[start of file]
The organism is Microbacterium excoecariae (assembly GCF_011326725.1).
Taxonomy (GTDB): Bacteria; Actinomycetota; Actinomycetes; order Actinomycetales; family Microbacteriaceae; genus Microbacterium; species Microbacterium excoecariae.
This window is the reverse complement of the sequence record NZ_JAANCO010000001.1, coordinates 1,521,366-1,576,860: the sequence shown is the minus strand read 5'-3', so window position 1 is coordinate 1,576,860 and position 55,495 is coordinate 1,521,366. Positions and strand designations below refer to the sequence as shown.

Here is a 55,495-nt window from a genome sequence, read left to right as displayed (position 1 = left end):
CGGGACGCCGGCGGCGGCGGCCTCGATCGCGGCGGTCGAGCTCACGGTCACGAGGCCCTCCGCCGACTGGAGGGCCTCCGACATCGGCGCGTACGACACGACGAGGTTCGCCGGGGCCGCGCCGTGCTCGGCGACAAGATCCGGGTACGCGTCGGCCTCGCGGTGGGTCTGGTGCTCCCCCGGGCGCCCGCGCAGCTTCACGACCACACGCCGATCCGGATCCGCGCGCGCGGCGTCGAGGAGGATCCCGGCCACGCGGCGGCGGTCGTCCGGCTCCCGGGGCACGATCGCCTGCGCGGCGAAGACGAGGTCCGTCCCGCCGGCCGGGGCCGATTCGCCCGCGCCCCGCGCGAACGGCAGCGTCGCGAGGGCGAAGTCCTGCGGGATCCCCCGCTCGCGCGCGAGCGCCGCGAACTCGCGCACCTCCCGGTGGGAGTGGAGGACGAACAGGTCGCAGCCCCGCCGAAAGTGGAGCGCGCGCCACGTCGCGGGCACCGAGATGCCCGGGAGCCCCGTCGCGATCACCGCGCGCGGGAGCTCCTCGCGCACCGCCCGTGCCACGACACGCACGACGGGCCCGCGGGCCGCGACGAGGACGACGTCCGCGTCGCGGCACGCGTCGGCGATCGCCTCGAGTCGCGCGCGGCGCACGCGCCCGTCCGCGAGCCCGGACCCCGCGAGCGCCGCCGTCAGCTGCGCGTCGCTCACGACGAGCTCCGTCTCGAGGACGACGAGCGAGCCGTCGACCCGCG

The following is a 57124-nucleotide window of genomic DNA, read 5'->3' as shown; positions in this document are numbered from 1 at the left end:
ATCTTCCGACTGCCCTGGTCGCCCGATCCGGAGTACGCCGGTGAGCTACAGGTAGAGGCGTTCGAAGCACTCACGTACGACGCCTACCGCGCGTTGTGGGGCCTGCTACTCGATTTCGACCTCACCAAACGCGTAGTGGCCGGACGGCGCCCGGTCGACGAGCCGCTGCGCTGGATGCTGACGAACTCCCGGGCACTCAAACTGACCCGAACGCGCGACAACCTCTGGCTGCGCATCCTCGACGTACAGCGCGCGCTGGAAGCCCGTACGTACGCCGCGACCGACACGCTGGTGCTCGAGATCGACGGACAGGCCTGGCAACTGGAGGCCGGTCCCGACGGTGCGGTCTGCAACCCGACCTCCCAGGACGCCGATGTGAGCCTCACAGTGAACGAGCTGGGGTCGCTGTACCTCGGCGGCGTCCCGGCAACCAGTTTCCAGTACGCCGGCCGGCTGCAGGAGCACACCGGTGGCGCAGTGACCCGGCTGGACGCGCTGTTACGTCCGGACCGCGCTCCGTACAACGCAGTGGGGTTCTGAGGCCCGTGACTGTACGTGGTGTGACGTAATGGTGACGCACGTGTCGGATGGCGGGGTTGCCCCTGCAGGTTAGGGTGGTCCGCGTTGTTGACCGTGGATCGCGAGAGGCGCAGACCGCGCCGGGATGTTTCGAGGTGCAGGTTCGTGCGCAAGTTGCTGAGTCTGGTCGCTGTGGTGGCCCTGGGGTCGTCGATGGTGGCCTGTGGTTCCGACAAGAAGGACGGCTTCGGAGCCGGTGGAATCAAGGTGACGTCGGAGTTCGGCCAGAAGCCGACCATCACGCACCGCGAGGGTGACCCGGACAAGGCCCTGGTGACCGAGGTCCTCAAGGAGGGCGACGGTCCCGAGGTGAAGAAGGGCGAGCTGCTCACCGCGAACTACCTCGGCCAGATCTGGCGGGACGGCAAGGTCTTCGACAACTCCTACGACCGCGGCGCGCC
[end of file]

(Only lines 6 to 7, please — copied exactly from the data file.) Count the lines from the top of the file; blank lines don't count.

The following is a 57124-nucleotide window of genomic DNA, read 5'->3' as shown; positions in this document are numbered from 1 at the left end:
ATCTTCCGACTGCCCTGGTCGCCCGATCCGGAGTACGCCGGTGAGCTACAGGTAGAGGCGTTCGAAGCACTCACGTACGACGCCTACCGCGCGTTGTGGGGCCTGCTACTCGATTTCGACCTCACCAAACGCGTAGTGGCCGGACGGCGCCCGGTCGACGAGCCGCTGCGCTGGATGCTGACGAACTCCCGGGCACTCAAACTGACCCGAACGCGCGACAACCTCTGGCTGCGCATCCTCGACGTACAGCGCGCGCTGGAAGCCCGTACGTACGCCGCGACCGACACGCTGGTGCTCGAGATCGACGGACAGGCCTGGCAACTGGAGGCCGGTCCCGACGGTGCGGTCTGCAACCCGACCTCCCAGGACGCCGATGTGAGCCTCACAGTGAACGAGCTGGGGTCGCTGTACCTCGGCGGCGTCCCGGCAACCAGTTTCCAGTACGCCGGCCGGCTGCAGGAGCACACCGGTGGCGCAGTGACCCGGCTGGACGCGCTGTTACGTCCGGACCGCGCTCCGTACAACGCAGTGGGGTTCTGAGGCCCGTGACTGTACGTGGTGTGACGTAATGGTGACGCACGTGTCGGATGGCGGGGTTGCCCCTGCAGGTTAGGGTGGTCCGCGTTGTTGACCGTGGATCGCGAGAGGCGCAGACCGCGCCGGGATGTTTCGAGGTGCAGGTTCGTGCGCAAGTTGCTGAGTCTGGTCGCTGTGGTGGCCCTGGGGTCGTCGATGGTGGCCTGTGGTTCCGACAAGAAGGACGGCTTCGGAGCCGGTGGAATCAAGGTGACGTCGGAGTTCGGCCAGAAGCCGACCATCACGCACCGCGAGGGTGACCCGGACAAGGCCCTGGTGACCGAGGTCCTCAAGGAGGGCGACGGTCCCGAGGTGAAGAAGGGCGAGCTGCTCACCGCGAACTACCTCGGCCAGATCTGGCGGGACGGCAAGGTCTTCGACAACTCCTACGACCGCGGCGCGCC